What's hot in Germany: show of liberated U.S. art

FOREIGN CLOSEUP

July 06, 1993|By Carl Schoettler | Carl Schoettler,Berlin Bureau

BERLIN -- Berlin is plastered these days with posters inspired by a New York City fire truck in 1925.

The poet William Carlos Williams saw the fire truck and wrote a poem about it.

The artist Charles Demuth heard the poem and made a painting inspired by it.

And Demuth's "I Saw the Figure 5 in Gold" has become a landmark American painting.

Now it's one of the icons of this season's blockbuster show in Berlin, "American Art in the 20th Century: Painting and Sculpture 1913-1993," which has people scrambling into Martin-Gropius-Bau museum.

Twentieth-century American art at the Gropius-Bau is all "modern," mostly abstract in one way or another, rarely realistic and virtually all created by aging, if not dead, white males.

Among the 66 artists in the show, there are just five women and two blacks. Missing are such worthies as Helen Frankenthaler, Louise Nevelson, Alice Neel, Nancy Graves, Grace Hartigan, Lee Krasner, Elaine de Kooning, Jacob Lawrence, Sam Gilliam and Romare Bearden.

This did not go unnoticed. "Guerrilla Girls" in gorilla masks

protested at the opening, passing out bananas to guests invited to an exhibit that was "90-percent women-free."

Christos M. Joachimides, the German curator of the show, says you can't change history and you can't impose a quota system.

"We show impressive women who had an decisive effect on American art," he says.

Georgia O'Keeffe (inevitably), Agnes Martin, Eva Hesse, Jenny Holzer and Cindy Sherman made the cut. Jean Michel Basquiat and David Hammons are the two blacks in the show.

Mr. Joachimides shares curatorial duties with Norman Rosenthal the Royal Academy of Art in London, where the show will run Sept. 17-Dec. 12 after it closes here July 25. They've assembled 251 artworks, many of them masterworks of American modernism.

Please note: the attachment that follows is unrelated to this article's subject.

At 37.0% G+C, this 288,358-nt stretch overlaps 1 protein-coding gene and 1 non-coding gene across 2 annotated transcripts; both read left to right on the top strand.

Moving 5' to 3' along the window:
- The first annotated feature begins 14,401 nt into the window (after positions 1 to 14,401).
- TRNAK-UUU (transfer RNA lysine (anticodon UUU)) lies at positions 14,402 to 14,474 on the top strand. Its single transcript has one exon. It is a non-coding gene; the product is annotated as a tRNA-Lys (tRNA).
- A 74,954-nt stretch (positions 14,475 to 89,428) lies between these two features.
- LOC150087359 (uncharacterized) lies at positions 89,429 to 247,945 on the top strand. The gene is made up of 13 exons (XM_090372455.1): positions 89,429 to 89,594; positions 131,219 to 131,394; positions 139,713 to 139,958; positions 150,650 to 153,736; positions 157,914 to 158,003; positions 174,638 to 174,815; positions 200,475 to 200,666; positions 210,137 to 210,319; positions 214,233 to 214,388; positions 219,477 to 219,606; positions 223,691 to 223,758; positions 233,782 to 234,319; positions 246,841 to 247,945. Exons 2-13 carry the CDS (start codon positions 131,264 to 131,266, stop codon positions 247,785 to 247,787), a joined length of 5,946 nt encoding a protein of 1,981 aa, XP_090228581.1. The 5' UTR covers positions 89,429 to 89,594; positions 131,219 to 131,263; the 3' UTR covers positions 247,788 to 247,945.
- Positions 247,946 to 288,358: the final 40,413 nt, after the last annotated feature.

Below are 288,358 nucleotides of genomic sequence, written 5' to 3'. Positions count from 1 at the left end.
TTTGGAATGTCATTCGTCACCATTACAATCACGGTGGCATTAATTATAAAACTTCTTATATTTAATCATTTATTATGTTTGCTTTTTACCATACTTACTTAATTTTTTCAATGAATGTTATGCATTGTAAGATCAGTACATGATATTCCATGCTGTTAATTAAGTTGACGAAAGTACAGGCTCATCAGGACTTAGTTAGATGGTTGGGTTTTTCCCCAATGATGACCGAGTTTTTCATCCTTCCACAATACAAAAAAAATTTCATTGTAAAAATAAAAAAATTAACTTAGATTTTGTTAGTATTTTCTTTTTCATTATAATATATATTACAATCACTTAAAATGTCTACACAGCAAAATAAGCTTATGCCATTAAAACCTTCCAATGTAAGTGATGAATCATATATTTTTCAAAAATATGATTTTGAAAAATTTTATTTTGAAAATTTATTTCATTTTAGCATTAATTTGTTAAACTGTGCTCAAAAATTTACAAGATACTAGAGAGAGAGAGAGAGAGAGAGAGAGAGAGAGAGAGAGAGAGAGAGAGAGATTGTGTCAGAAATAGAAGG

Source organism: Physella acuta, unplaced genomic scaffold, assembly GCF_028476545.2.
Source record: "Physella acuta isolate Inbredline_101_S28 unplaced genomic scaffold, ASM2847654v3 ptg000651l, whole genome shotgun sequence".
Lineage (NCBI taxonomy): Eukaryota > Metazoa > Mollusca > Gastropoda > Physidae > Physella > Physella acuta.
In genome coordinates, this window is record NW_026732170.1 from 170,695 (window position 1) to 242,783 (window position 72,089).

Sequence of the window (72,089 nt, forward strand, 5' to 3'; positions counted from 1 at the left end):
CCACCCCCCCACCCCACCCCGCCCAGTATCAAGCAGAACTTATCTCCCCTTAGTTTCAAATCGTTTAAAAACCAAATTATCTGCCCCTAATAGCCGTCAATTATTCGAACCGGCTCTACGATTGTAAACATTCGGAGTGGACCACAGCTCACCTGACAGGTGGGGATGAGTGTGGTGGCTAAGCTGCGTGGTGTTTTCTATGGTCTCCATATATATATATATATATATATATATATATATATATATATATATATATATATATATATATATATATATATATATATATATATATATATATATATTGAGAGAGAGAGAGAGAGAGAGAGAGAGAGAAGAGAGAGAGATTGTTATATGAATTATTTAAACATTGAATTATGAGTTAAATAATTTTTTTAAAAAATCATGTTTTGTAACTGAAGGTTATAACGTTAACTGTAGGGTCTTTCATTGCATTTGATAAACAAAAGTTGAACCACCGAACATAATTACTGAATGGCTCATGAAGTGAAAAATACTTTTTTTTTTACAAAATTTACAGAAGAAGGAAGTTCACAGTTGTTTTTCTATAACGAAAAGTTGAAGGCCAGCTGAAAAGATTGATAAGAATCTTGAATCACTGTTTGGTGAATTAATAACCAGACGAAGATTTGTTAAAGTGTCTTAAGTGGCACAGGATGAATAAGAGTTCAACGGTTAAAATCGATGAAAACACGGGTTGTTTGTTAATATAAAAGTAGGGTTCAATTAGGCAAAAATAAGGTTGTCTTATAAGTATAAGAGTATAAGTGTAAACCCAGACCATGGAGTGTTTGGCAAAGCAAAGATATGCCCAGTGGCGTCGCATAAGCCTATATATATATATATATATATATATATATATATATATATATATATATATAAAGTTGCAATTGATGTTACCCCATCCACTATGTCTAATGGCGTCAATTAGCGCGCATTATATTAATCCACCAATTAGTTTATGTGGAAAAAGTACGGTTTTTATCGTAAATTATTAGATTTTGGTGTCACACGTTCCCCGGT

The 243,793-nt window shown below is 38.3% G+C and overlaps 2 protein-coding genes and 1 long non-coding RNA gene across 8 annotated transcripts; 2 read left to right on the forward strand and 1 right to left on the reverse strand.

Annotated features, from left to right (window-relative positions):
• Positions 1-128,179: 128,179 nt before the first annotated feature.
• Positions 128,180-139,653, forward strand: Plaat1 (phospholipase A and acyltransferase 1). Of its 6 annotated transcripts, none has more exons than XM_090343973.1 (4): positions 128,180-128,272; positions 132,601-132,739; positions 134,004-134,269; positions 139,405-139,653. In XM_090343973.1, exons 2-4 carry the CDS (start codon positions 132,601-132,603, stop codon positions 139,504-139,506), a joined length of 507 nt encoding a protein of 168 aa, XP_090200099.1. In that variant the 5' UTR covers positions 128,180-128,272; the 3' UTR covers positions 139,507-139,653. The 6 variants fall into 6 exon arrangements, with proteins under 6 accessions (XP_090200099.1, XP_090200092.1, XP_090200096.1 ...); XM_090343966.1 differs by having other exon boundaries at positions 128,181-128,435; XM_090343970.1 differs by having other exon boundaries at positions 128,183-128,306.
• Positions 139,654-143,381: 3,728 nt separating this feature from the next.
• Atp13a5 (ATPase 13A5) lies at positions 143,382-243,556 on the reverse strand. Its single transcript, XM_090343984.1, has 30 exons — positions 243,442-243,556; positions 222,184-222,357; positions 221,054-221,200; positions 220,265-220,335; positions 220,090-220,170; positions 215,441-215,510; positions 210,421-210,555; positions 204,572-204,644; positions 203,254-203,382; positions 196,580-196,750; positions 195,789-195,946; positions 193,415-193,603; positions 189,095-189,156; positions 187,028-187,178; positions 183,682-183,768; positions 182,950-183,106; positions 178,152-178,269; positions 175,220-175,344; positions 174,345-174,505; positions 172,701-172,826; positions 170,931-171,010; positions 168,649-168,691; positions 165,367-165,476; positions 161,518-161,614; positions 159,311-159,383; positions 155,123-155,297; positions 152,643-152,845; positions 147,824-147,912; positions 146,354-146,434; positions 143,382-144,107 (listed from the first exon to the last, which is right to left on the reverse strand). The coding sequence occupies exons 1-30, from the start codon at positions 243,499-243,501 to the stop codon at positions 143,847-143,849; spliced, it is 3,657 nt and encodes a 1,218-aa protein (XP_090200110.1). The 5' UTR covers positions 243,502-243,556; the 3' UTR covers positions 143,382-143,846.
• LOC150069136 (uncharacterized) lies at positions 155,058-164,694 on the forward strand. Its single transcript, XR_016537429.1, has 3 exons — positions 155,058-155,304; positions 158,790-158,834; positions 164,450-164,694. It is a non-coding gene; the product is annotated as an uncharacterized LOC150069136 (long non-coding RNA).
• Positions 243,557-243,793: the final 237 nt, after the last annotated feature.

The show begins with Marcel Duchamp (born in France), Man Ray and the Armory Show of 1913. The show at New York's 69th Regiment Armory introduced America to such modern masters as Picasso, Matisse, Gauguin, Van Gogh and Cezanne.

Duchamp's futurist-cubist "Nude Descending a Staircase" was the most-censured sensation of the 1913 show. But American art was never the same afterward: The line into the modern had been crossed.

Next comes what Mr. Joachimides calls the period of incubation and exploration: Georgia O'Keeffe, Arthur Dove, Stuart Davis, Alexander Calder, Joseph Cornell and Arshile Gorky.

The "triumph" of the New York School over Paris and the liberation of American art from Europe is the heart of the exhibit. Here are primal works of the artists of action painting and abstract expressionism: Jackson Pollock, Willem de Kooning, Mark Rothko, Barnett Newman, Robert Motherwell, Clyfford Still (who lived in Carroll County), David Smith and Philip Guston, among others.

On come Robert Rauschenberg, Jasper Johns (with "Devise" from the Baltimore Museum of Art), Cy Twombly, Frank Stella, Andy Warhol, pop art, minimal art, conceptual art, land art, antiform art.

The show sort of dribbles out with Jeff Koons' basketball submerged in an aquarium tank.

So, Mr. Joachimides is asked, what is American about American art? It's big, he replies.

Jackson Pollock's 8-foot by 20-foot "Mural" of 1943 makes his point enormously. It's the centerpiece of the show, presented both as the opening gun of the abstract-expressionist campaign and as the victory salute.

Mr. Joachimides sees the abstract-expressionists as a continuation of the 19th-century landscape painters, awed and inspired by American vistas.

tTC His partner, Mr. Rosenthal, says "Mural" can be seen "as a stampede of buffalo driving across the plains of middle America."

Could be. Conveniently for both, Mr. Pollock was born in Cody, Wyo., and grew up on farms and ranches of the Big Sky Country.

The Gropius-Bau show is a must-see for Germans.

For an American who has kept half an eye cocked to American art, it's like meeting talented old friends who once seemed vital and exciting. They've mellowed, but they're still interesting, and it's nice to see them all in one place.

Baltimore Sun Articles
|
|
|
Please note the green-lined linked article text has been applied commercially without any involvement from our newsroom editors, reporters or any other editorial staff.